Initially, your website will have to crawl before it could run smoothly, and with crawling webpage comes annoying bugs.
You may have already said these things upon browsing, or trying to repair an error on your own website: “This specific link doesn’t work” “This search is really buggy” “The send button doesn’t function well” “This fix over here broke that over there”
The bottom line is: You’re going to have bugs in your website.
How you properly document and keep track of all of these stubborn bugs can go a long way in actually getting them repaired.
In the beginning, it just may be an Excel sheet and your core team, or (if you’re capable) a collaborative Google Doc. You may start out fine with this low-priced methods, but soon enough, you’ll surely be screaming when you have a 20 page Excel file on your hands that could end up looking something like this.
So, as your business continually grows, your bug squashing may grow wild too, lest you get yourself tied up in so much technical debt.
Luckily, there’s already a lot of sophisticated bug-tracking software out there that can guarantee that you’re squashing the right bugs at the right time, and aren’t wasting any valued hours by trying to get rid of a bug that doesn’t really affect your web guests/users.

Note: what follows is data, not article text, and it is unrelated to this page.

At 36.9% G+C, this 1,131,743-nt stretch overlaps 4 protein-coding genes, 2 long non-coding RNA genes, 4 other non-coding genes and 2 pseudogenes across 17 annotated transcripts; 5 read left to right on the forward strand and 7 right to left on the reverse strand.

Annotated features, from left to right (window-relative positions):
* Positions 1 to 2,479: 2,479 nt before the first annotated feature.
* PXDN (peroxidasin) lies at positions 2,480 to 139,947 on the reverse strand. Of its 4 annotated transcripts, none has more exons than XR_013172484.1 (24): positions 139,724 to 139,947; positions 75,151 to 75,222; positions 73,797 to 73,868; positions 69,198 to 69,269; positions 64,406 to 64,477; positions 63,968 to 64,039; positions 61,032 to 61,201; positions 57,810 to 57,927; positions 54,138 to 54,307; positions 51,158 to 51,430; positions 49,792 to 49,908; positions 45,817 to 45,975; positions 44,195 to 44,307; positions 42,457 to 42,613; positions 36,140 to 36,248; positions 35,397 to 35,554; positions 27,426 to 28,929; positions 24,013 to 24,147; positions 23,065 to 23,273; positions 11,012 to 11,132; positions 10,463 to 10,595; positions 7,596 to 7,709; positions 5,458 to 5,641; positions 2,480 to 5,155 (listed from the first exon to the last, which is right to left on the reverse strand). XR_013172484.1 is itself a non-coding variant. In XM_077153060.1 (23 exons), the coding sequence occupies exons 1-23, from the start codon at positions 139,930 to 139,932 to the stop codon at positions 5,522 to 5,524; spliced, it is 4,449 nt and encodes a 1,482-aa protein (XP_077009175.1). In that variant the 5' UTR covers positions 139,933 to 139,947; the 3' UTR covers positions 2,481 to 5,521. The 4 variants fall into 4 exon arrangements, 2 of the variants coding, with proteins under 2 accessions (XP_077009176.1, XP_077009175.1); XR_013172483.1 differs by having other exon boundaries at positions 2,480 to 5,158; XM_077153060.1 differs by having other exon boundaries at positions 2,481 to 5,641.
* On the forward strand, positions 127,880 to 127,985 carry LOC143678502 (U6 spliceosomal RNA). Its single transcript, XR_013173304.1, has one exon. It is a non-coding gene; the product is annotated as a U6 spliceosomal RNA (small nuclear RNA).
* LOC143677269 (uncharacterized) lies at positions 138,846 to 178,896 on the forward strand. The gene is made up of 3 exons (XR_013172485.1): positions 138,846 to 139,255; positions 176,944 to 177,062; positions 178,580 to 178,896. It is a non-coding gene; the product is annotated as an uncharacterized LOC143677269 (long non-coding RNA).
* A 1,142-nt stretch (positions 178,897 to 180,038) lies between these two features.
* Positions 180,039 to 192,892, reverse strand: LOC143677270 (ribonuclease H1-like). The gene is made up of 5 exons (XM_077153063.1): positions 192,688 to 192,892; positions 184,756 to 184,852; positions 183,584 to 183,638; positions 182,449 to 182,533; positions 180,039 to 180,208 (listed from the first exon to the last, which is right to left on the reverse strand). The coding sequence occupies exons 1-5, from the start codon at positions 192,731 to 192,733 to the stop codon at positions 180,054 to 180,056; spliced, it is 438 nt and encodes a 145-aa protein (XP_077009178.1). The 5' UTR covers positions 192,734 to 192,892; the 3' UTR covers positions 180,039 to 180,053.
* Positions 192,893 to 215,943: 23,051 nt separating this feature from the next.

There are four major aspects to remember when it comes to identifying which bugs deserve your developers’ precious energy and time to go after, and eventually get to kill them:
1. How many guests are being affected?
Does this only affect a few users or is anyone who sees your website? The more users are affected, the higher priority the bug should be.
2. How damaging to the user experience is this specific bug?
Does this bug only affect a small inconvenience of say, an extra click; or does it influence your customer’s ability to pay their purchase? (Reminder: if it inhibits customers to pay you their bills, then it really is a major and high risk bug) Knowing the difference is extremely crucial to triaging which bugs should you get rid of first.
3. How troublesome would this bug be to squash?
Is it touching a ton of other code that can start domino effects of chasing one fix after another, or is this a fairly isolated issue?
4. Is this specific feature about to get revamped?
Repairing a bug on a feature that’s about to go under some code surgery next month, is like giving a new hip to someone only has a few days to live. It’s only going to be a major waste of resources and your web developers’ valuable time. Always fix a bug when you make the overall feature better.
Think about these things the next time you encounter any annoying bugs on your website! For more information about getting rid of bugs on your site contact us at MLA Web Designs.